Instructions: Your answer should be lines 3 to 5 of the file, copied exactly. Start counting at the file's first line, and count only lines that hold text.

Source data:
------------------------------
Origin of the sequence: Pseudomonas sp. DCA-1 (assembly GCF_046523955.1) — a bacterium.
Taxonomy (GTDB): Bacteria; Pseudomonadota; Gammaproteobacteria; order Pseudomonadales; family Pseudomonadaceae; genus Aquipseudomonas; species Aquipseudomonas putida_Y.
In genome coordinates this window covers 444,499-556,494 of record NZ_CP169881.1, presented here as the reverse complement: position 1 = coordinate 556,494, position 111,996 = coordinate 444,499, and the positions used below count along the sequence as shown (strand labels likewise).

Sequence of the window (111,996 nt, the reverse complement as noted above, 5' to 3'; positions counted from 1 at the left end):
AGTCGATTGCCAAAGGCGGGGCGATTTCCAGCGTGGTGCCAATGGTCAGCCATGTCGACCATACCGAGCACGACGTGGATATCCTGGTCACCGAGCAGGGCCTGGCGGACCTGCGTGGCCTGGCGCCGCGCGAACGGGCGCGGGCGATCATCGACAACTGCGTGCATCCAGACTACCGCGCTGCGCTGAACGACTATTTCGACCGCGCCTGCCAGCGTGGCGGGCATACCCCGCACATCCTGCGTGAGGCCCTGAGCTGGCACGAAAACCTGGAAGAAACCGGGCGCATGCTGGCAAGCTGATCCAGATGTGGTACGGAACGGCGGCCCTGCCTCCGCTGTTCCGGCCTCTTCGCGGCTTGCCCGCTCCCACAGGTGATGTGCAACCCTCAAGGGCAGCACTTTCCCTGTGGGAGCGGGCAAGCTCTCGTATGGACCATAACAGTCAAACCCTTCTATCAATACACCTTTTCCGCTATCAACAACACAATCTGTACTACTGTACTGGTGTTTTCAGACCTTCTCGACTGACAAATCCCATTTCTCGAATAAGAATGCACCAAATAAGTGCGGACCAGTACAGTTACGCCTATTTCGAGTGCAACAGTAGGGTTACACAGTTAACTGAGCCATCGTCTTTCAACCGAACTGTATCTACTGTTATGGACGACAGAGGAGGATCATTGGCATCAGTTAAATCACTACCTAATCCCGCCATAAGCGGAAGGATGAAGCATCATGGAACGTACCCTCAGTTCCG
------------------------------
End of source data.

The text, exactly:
In genome coordinates this window covers 444,499-556,494 of record NZ_CP169881.1, presented here as the reverse complement: position 1 = coordinate 556,494, position 111,996 = coordinate 444,499, and the positions used below count along the sequence as shown (strand labels likewise).

Sequence of the window (111,996 nt, the reverse complement as noted above, 5' to 3'; positions counted from 1 at the left end):
AGTCGATTGCCAAAGGCGGGGCGATTTCCAGCGTGGTGCCAATGGTCAGCCATGTCGACCATACCGAGCACGACGTGGATATCCTGGTCACCGAGCAGGGCCTGGCGGACCTGCGTGGCCTGGCGCCGCGCGAACGGGCGCGGGCGATCATCGACAACTGCGTGCATCCAGACTACCGCGCTGCGCTGAACGACTATTTCGACCGCGCCTGCCAGCGTGGCGGGCATACCCCGCACATCCTGCGTGAGGCCCTGAGCTGGCACGAAAACCTGGAAGAAACCGGGCGCATGCTGGCAAGCTGATCCAGATGTGGTACGGAACGGCGGCCCTGCCTCCGCTGTTCCGGCCTCTTCGCGGCTTGCCCGCTCCCACAGGTGATGTGCAACCCTCAAGGGCAGCACTTTCCCTGTGGGAGCGGGCAAGCTCTCGTATGGACCATAACAGTCAAACCCTTCTATCAATACACCTTTTCCGCTATCAACAACACAATCTGTACTACTGTACTGGTGTTTTCAGACCTTCTCGACTGACAAATCCCATTTCTCGAATAAGAATGCACCAAATAAGTGCGGACCAGTACAGTTACGCCTATTTCGAGTGCAACAGTAGGGTTACACAGTTAACTGAGCCATCGTCTTTCAACCGAACTGTATCTACTGTTATGGACGACAGAGGAGGATCATTGGCATCAGTTAAATCACTACCTAATCCCGCCATAAGCGGAAGGATGAAGCATCATGGAACGTACCCTCAGTTCCG